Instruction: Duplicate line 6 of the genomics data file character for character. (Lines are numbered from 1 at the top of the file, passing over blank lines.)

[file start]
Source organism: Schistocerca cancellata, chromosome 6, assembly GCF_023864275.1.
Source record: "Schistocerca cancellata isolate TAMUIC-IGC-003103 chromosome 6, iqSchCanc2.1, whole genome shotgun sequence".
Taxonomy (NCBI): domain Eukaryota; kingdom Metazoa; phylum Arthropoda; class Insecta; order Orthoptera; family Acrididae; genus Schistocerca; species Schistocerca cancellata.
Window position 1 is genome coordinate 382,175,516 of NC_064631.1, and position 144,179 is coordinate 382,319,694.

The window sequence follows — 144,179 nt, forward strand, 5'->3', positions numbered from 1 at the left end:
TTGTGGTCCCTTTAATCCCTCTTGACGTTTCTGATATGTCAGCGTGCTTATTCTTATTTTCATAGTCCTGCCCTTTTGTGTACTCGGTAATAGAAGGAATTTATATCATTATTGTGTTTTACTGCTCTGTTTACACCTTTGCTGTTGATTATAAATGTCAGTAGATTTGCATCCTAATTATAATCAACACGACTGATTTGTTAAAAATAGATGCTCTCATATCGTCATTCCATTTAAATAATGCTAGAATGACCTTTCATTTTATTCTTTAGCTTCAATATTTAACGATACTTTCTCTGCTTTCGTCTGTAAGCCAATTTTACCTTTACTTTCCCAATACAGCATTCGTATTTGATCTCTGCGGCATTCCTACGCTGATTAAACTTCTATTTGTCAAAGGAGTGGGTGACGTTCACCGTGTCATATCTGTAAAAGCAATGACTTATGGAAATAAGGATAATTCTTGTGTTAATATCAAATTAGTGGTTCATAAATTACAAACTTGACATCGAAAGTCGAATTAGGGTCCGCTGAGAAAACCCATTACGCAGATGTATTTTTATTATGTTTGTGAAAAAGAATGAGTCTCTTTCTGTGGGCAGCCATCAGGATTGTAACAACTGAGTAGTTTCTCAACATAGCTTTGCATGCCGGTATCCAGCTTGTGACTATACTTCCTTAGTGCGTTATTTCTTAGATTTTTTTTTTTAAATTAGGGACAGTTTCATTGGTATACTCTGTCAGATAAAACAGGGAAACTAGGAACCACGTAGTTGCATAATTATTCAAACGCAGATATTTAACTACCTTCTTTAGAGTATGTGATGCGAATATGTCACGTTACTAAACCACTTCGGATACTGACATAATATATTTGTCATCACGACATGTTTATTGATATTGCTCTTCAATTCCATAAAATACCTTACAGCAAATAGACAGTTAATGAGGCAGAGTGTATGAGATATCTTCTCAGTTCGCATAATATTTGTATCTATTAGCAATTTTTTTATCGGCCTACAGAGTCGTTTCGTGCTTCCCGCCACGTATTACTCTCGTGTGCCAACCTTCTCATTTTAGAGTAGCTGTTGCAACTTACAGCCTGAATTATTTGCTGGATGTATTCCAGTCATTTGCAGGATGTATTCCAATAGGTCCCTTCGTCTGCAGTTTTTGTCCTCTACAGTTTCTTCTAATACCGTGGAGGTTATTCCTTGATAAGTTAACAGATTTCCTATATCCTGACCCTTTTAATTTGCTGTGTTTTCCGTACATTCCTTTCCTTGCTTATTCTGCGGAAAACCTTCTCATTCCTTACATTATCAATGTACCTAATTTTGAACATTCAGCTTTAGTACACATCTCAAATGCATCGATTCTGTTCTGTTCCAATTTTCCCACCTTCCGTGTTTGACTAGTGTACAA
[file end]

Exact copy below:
TTGTGGTCCCTTTAATCCCTCTTGACGTTTCTGATATGTCAGCGTGCTTATTCTTATTTTCATAGTCCTGCCCTTTTGTGTACTCGGTAATAGAAGGAATTTATATCATTATTGTGTTTTACTGCTCTGTTTACACCTTTGCTGTTGATTATAAATGTCAGTAGATTTGCATCCTAATTATAATCAACACGACTGATTTGTTAAAAATAGATGCTCTCATATCGTCATTCCATTTAAATAATGCTAGAATGACCTTTCATTTTATTCTTTAGCTTCAATATTTAACGATACTTTCTCTGCTTTCGTCTGTAAGCCAATTTTACCTTTACTTTCCCAATACAGCATTCGTATTTGATCTCTGCGGCATTCCTACGCTGATTAAACTTCTATTTGTCAAAGGAGTGGGTGACGTTCACCGTGTCATATCTGTAAAAGCAATGACTTATGGAAATAAGGATAATTCTTGTGTTAATATCAAATTAGTGGTTCATAAATTACAAACTTGACATCGAAAGTCGAATTAGGGTCCGCTGAGAAAACCCATTACGCAGATGTATTTTTATTATGTTTGTGAAAAAGAATGAGTCTCTTTCTGTGGGCAGCCATCAGGATTGTAACAACTGAGTAGTTTCTCAACATAGCTTTGCATGCCGGTATCCAGCTTGTGACTATACTTCCTTAGTGCGTTATTTCTTAGATTTTTTTTTTTAAATTAGGGACAGTTTCATTGGTATACTCTGTCAGATAAAACAGGGAAACTAGGAACCACGTAGTTGCATAATTATTCAAACGCAGATATTTAACTACCTTCTTTAGAGTATGTGATGCGAATATGTCACGTTACTAAACCACTTCGGATACTGACATAATATATTTGTCATCACGACATGTTTATTGATATTGCTCTTCAATTCCATAAAATACCTTACAGCAAATAGACAGTTAATGAGGCAGAGTGTATGAGATATCTTCTCAGTTCGCATAATATTTGTATCTATTAGCAATTTTTTTATCGGCCTACAGAGTCGTTTCGTGCTTCCCGCCACGTATTACTCTCGTGTGCCAACCTTCTCATTTTAGAGTAGCTGTTGCAACTTACAGCCTGAATTATTTGCTGGATGTATTCCAGTCATTTGCAGGATGTATTCCAATAGGTCCCTTCGTCTGCAGTTTTTGTCCTCTACAGTTTCTTCTAATACCGTGGAGGTTATTCCTTGATAAGTTAACAGATTTCCTATATCCTGACCCTTTTAATTTGCTGTGTTTTCCGTACATTCCTTTCCTTGCTTATTCTGCGGAAAACCTTCTCATTCCTTACATTATCAATGTACCTAATTTTGAACATTCAGCTTTAGTACACATCTCAAATGCATCGATTCTGTTCTGTTCCAATTTTCCCACCTTCCGTGTTTGACTAGTGTACAA